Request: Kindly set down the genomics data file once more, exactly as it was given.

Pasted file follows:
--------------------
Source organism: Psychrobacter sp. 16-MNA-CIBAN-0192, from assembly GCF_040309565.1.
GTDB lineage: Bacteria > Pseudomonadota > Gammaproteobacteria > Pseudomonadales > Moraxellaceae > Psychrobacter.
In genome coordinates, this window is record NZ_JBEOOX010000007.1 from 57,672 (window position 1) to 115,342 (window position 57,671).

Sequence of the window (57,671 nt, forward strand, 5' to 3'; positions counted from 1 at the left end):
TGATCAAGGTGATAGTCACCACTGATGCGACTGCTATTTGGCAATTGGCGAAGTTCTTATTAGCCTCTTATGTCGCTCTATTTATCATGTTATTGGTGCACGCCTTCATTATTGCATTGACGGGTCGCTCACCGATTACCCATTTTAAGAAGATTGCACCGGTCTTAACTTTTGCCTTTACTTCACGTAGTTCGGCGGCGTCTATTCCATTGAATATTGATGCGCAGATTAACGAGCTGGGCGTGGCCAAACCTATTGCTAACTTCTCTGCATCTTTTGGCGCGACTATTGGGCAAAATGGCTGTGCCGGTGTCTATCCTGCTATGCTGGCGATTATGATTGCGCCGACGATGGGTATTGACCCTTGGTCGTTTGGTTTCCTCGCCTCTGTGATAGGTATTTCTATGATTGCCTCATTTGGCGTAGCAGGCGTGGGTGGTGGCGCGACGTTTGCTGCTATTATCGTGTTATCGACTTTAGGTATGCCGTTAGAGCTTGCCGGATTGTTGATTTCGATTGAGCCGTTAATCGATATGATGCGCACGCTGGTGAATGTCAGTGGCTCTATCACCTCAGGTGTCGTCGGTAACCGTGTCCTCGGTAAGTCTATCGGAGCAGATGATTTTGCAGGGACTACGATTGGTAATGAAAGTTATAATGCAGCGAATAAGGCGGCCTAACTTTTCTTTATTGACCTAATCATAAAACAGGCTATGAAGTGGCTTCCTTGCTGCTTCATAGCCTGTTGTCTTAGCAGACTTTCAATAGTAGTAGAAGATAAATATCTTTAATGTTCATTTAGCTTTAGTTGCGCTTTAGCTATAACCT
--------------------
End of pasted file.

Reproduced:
Source organism: Psychrobacter sp. 16-MNA-CIBAN-0192, from assembly GCF_040309565.1.
GTDB lineage: Bacteria > Pseudomonadota > Gammaproteobacteria > Pseudomonadales > Moraxellaceae > Psychrobacter.
In genome coordinates, this window is record NZ_JBEOOX010000007.1 from 57,672 (window position 1) to 115,342 (window position 57,671).

Sequence of the window (57,671 nt, forward strand, 5' to 3'; positions counted from 1 at the left end):
TGATCAAGGTGATAGTCACCACTGATGCGACTGCTATTTGGCAATTGGCGAAGTTCTTATTAGCCTCTTATGTCGCTCTATTTATCATGTTATTGGTGCACGCCTTCATTATTGCATTGACGGGTCGCTCACCGATTACCCATTTTAAGAAGATTGCACCGGTCTTAACTTTTGCCTTTACTTCACGTAGTTCGGCGGCGTCTATTCCATTGAATATTGATGCGCAGATTAACGAGCTGGGCGTGGCCAAACCTATTGCTAACTTCTCTGCATCTTTTGGCGCGACTATTGGGCAAAATGGCTGTGCCGGTGTCTATCCTGCTATGCTGGCGATTATGATTGCGCCGACGATGGGTATTGACCCTTGGTCGTTTGGTTTCCTCGCCTCTGTGATAGGTATTTCTATGATTGCCTCATTTGGCGTAGCAGGCGTGGGTGGTGGCGCGACGTTTGCTGCTATTATCGTGTTATCGACTTTAGGTATGCCGTTAGAGCTTGCCGGATTGTTGATTTCGATTGAGCCGTTAATCGATATGATGCGCACGCTGGTGAATGTCAGTGGCTCTATCACCTCAGGTGTCGTCGGTAACCGTGTCCTCGGTAAGTCTATCGGAGCAGATGATTTTGCAGGGACTACGATTGGTAATGAAAGTTATAATGCAGCGAATAAGGCGGCCTAACTTTTCTTTATTGACCTAATCATAAAACAGGCTATGAAGTGGCTTCCTTGCTGCTTCATAGCCTGTTGTCTTAGCAGACTTTCAATAGTAGTAGAAGATAAATATCTTTAATGTTCATTTAGCTTTAGTTGCGCTTTAGCTATAACCT